Luxury Hotels


Sam Ioannidis is as 360-degrees as a hotelier can get. In the few months he has been running FOUR SEASONS MONTREAL he seems to have integrated the city’s circles of local ethnic communities – he lives in the English neighbourhood rather than the more-obvious Greek ghetto – the canine world, the sailing fraternity, the music and art scene, and food and fashion.

The five-year old hotel is owned by shopping mall, lifestyle and fashion genius Andrew Lutfy. Straight from Four Seasons’ third-floor social hub, go through double glass doors direct to the flagship Holt, Renfrew & Ogilvy store. Head past men’s shoes, including Louboutin loafers. Go down to the basement to a beauty emporium that beats Harrods any day. It also undoubtedly equals Selfridge’s, until last year owned by the Weston family, majority owner of Holt, Renfrew & Ogilvy – in which Andrew Lutfy has a minority share, hence the interactive symbiosis with his hotel.

Sam Ioannidis showed Girlahead the store’s famous Tudor Palace (above), which beamed Montreal’s first radio station. Double tennis court-sized, this space is ideal for significant weddings and meetings. Next to the Tudor treat are a series of discreetly decorated personal shopping suites, with such support as private cashier, and food and drink service. Hotel guests love this (the recently-added nonstop Dubai to Montreal flight is so popular it is rumoured Emirates might put an A380 on). Montreal’s winters are justly renowned. Minus 40 outside but, from the hotel, walk straight into Chanel, Dior, Gucci et al, for guys, girls and tots.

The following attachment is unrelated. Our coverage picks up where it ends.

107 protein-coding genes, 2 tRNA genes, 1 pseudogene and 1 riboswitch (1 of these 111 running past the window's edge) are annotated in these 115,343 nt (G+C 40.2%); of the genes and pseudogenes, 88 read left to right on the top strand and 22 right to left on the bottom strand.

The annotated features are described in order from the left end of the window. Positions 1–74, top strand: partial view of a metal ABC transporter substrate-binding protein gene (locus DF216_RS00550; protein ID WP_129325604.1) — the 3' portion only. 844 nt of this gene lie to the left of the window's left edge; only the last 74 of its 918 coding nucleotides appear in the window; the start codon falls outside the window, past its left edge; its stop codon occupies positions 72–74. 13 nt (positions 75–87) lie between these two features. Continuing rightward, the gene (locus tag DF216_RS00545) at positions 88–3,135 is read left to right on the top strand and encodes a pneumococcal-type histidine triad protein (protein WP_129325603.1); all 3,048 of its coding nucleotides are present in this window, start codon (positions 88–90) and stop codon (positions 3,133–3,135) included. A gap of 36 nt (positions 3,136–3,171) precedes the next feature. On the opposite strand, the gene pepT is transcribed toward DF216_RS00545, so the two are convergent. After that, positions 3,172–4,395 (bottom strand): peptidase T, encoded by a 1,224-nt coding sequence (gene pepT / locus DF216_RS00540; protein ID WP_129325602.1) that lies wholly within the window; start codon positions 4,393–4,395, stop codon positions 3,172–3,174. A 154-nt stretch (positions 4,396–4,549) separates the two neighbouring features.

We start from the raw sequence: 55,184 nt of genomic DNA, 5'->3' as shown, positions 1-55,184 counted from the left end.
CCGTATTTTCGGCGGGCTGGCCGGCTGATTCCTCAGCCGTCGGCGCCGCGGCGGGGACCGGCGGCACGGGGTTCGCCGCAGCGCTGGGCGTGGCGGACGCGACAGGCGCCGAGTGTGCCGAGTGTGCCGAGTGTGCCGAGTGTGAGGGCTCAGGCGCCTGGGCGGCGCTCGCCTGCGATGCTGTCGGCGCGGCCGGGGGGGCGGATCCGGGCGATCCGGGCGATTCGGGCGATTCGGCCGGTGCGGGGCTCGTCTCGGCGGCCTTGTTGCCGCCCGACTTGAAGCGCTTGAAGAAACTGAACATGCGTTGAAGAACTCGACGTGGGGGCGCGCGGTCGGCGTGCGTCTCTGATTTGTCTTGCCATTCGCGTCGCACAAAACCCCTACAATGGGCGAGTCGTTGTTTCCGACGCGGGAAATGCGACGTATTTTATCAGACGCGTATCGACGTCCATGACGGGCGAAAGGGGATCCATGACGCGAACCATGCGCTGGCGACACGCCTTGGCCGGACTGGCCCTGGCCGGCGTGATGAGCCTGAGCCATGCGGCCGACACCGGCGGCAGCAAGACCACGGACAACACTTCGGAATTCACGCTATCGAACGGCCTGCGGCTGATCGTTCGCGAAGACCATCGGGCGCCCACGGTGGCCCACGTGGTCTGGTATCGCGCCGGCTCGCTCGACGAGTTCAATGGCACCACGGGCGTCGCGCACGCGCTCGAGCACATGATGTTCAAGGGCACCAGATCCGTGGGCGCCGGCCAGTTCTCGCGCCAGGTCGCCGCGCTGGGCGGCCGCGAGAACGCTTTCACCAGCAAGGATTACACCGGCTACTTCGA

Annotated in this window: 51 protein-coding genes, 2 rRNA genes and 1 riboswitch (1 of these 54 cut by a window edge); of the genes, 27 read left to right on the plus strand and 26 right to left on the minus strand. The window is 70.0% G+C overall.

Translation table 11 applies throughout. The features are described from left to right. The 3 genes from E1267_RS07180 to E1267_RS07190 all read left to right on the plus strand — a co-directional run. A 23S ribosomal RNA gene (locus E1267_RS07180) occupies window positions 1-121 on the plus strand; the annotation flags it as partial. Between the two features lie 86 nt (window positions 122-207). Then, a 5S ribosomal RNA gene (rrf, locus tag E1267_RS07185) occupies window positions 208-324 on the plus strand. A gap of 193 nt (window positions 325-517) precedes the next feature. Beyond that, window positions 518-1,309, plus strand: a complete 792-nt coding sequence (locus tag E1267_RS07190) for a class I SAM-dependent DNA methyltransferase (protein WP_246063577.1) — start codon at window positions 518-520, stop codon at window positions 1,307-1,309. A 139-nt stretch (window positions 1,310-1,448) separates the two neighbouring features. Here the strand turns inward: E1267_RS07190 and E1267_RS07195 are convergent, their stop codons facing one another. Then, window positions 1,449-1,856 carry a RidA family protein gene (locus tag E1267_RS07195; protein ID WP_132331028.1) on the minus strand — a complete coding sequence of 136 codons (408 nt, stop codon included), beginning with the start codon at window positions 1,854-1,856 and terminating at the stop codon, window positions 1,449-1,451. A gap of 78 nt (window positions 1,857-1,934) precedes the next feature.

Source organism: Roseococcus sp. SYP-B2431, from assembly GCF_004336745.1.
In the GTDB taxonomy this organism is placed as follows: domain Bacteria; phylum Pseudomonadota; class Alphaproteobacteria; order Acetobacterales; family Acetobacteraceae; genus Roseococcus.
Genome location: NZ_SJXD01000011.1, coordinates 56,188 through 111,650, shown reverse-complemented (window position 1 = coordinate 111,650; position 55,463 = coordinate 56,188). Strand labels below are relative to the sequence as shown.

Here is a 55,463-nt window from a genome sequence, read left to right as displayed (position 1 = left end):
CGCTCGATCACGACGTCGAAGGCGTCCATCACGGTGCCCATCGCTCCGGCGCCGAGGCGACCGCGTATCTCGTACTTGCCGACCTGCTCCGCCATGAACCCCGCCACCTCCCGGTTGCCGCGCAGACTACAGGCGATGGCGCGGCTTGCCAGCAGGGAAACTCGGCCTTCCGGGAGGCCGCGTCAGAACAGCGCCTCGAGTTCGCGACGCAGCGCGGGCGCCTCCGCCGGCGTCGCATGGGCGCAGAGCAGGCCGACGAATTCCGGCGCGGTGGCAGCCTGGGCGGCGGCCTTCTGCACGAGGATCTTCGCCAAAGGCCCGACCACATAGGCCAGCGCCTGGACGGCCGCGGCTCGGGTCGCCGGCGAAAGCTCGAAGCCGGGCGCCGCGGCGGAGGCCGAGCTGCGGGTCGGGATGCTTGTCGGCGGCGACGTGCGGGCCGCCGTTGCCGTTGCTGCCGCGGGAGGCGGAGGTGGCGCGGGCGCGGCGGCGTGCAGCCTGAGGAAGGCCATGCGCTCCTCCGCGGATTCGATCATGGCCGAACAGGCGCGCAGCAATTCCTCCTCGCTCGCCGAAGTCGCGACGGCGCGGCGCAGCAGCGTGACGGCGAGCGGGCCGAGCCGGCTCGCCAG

But back to the 12-floor hotel. Upper floors are built around an open-sky atrium dotted with dozens and dozens of  leaf-shaped flying-saucers, a gigantic mobile artwork by Pascale Girardin. Gilles & Boissier have done the xxx bedrooms and they are gorgeous, full wall windows, and ‘walls’ between bed and ablution areas are half open, with copper-edged mirrored screens: bathroom tap etc are all copper. Closet doors are semi-transparent. Desks are replaced by protruding wall-set ledges, handy for sockets and USB ports. The bed has a white upper frame, four-post without the drapes. Taupe curtains are complemented by a luscious dusky pink velvet chaise longue with three matching cushions. Welcomes include a 12cm-long dusky pink chocolate, a pair of just-open lips, about to say ‘selfie sensation’.

Well of course this modern-lifestyle hotel has an indoor pool and a mixed-brand 24/7 gym. It has a sensational spa. Guerlain, through and through (try Simon if your back feels like a twisted rag). Oh yes, it has food. DOES it have food! It’s all Marcus, Marcus Samuelsson. The Ethiopian-born Swede has designed the place, and runs the place. The restaurant, part of the third floor ‘social hub’, flows from hotel reception via more-closed and openable-terrace round to a lounge (and that department store). Some of the tables look out over Kevin Ledo’s massive 1,000sq m, Crescent Street art tribute to Leonard Cohen, finished 2017. Marcus’ signature three-tier, sparkler-topped seafood tower is another lasting memory of this larger-than-life hotel.